Press Release

Public Knowledge Responds to Hyp3r Scraping Instagram User Data Without Consent

August 8, 2019 , , , ,

Today, reports surfaced that a Facebook third-party marketing partner, Hyp3r, collected public Instagram user data that was intended to disappear after 24 hours over the course of a year. This data includes records of Instagram users’ geolocation, personal bios, followers, metadata, and photos. According to reports, Hyp3r used its data-scraping capabilities following Instagram’s changes enacted to enable more consumer privacy in the wake of the Cambridge-Analytica scandal. Public Knowledge remains concerned about Instagram’s privacy practices and urges Congress to protect consumers by creating comprehensive privacy laws.

The following can be attributed to Dylan Gilbert, Policy Fellow at Public Knowledge:

“Once again, we learn that a third-party company, Hyp3r, harvested sensitive user data, including precise geolocation information, from a Facebook-owned company. Reportedly, this took place without the knowledge or consent of Instagram’s users, who believed that their posts would disappear after 24 hours. Instead, Hyp3r saved the content and then used the information to build and sell extensive profiles of their daily lives. 

“Contrary to the statement from Hyp3r, there is nothing ‘delightful’ about being invasively surveilled by unknown actors so that others may profit off the intimacies of your life without your knowledge or consent. Rules should be put in place that will empower consumers to better control their data. And because other data practices such as this kind of behind-the-scenes data scraping are commonplace, restrictions should be placed on the collection and use of geolocation data. The burden shouldn’t be solely on the shoulders of consumers and users to ensure that their privacy is protected.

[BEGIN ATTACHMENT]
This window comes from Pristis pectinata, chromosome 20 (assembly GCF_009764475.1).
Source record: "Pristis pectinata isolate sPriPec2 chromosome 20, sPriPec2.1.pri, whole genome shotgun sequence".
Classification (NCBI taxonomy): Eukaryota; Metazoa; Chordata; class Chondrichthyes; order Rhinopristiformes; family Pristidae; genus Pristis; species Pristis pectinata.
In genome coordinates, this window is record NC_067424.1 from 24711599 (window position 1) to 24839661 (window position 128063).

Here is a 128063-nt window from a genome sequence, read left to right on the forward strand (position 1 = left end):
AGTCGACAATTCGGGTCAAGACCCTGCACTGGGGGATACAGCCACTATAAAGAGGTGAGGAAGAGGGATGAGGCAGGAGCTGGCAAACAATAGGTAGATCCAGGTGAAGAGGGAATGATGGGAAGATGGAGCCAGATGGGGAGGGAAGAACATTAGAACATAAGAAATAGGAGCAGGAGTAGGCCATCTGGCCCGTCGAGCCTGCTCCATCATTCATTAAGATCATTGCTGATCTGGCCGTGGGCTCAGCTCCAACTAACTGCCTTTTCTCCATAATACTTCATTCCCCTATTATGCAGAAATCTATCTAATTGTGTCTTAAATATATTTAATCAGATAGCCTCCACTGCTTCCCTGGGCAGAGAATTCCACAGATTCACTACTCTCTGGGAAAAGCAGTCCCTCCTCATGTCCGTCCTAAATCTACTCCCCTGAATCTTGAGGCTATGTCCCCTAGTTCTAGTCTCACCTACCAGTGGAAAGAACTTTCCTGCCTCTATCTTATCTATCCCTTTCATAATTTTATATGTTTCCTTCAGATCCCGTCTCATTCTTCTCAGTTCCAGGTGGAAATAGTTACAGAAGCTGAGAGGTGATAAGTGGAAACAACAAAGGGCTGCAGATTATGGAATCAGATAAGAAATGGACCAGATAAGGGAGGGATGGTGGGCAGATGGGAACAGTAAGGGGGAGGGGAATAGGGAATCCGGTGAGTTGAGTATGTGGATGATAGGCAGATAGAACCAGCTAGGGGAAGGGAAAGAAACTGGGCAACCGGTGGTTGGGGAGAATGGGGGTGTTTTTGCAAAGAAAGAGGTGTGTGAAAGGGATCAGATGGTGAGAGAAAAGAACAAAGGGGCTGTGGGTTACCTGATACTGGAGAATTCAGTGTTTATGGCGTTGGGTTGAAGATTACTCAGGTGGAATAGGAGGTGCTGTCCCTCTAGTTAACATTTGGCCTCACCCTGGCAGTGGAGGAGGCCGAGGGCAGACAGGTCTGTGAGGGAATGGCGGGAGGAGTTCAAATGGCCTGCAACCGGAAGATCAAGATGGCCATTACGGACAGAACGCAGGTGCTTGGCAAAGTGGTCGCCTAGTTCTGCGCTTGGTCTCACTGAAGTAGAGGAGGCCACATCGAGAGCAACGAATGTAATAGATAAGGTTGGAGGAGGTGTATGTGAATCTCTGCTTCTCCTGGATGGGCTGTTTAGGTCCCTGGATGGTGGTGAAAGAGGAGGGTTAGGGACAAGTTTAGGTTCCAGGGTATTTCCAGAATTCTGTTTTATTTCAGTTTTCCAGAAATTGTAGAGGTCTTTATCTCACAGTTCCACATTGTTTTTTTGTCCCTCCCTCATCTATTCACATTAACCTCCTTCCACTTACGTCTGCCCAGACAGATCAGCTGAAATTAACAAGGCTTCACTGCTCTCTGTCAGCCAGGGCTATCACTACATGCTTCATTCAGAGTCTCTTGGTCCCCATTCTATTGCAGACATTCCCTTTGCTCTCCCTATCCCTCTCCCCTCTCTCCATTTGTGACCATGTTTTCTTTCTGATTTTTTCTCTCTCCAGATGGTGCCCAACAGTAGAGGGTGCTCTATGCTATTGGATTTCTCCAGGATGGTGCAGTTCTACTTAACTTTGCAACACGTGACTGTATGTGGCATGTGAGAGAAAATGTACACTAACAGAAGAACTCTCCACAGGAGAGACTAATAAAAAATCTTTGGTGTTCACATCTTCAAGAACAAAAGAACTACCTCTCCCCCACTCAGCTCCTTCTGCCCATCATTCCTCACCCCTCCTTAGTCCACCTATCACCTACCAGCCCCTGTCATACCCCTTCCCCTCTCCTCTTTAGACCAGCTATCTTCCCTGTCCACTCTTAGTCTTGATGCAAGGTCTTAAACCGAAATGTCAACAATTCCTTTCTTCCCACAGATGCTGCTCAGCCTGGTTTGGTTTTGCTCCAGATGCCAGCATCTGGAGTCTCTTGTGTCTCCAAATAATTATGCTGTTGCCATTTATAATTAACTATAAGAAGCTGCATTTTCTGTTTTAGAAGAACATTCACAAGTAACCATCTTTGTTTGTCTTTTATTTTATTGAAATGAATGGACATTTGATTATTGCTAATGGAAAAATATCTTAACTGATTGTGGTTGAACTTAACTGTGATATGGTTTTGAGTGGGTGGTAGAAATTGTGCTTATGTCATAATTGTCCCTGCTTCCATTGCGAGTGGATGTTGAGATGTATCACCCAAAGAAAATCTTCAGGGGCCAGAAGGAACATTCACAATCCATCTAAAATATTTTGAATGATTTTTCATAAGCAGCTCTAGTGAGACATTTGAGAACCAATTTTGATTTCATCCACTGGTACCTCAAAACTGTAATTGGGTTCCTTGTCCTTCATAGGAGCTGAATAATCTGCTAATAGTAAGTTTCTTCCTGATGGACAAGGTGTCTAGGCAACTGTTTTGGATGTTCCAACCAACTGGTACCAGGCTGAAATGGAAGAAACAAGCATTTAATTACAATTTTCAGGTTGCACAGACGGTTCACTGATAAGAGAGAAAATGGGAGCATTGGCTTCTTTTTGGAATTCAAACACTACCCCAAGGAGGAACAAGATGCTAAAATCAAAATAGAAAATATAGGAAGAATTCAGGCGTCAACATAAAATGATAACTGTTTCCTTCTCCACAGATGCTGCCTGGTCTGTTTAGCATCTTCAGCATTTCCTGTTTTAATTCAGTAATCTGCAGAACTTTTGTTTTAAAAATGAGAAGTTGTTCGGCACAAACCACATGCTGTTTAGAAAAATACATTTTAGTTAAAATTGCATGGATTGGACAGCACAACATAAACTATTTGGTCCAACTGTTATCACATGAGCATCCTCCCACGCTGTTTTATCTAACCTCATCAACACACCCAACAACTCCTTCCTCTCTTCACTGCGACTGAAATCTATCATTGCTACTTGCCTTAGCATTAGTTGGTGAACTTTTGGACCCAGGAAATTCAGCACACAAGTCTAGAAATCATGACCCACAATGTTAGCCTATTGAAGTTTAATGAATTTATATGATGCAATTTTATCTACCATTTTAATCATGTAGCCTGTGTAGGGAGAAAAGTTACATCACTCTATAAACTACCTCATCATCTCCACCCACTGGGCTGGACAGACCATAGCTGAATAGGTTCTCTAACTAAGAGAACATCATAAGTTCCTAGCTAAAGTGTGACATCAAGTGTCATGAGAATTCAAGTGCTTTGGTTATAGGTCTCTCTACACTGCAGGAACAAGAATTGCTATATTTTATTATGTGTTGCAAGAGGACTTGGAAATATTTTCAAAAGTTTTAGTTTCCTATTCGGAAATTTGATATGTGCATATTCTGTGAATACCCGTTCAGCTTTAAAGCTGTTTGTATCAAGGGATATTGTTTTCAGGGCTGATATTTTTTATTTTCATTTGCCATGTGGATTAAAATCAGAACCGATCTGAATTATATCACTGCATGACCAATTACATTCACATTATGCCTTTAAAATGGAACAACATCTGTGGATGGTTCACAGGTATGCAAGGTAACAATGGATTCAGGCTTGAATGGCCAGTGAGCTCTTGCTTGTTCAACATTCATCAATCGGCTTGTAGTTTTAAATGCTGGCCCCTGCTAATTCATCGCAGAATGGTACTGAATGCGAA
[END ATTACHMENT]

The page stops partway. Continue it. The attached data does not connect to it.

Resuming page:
“In addition, while this was done in violation of Instagram’s rules, Hyp3r appears to have been free of any meaningful oversight or accountability from Instagram. If true, this is obviously problematic. Unfortunately, it is also unsurprising given that Facebook likely indirectly profited from Hyp3r’s data collection via the Facebook ad manager tool. So long as any company can operate in the U.S. as it does now, free of any strong consumer privacy and security laws to hold it accountable, companies will continue to turn a blind eye to user privacy and security violations. It’s well past time for Congress to enact strong, comprehensive federal privacy legislation.”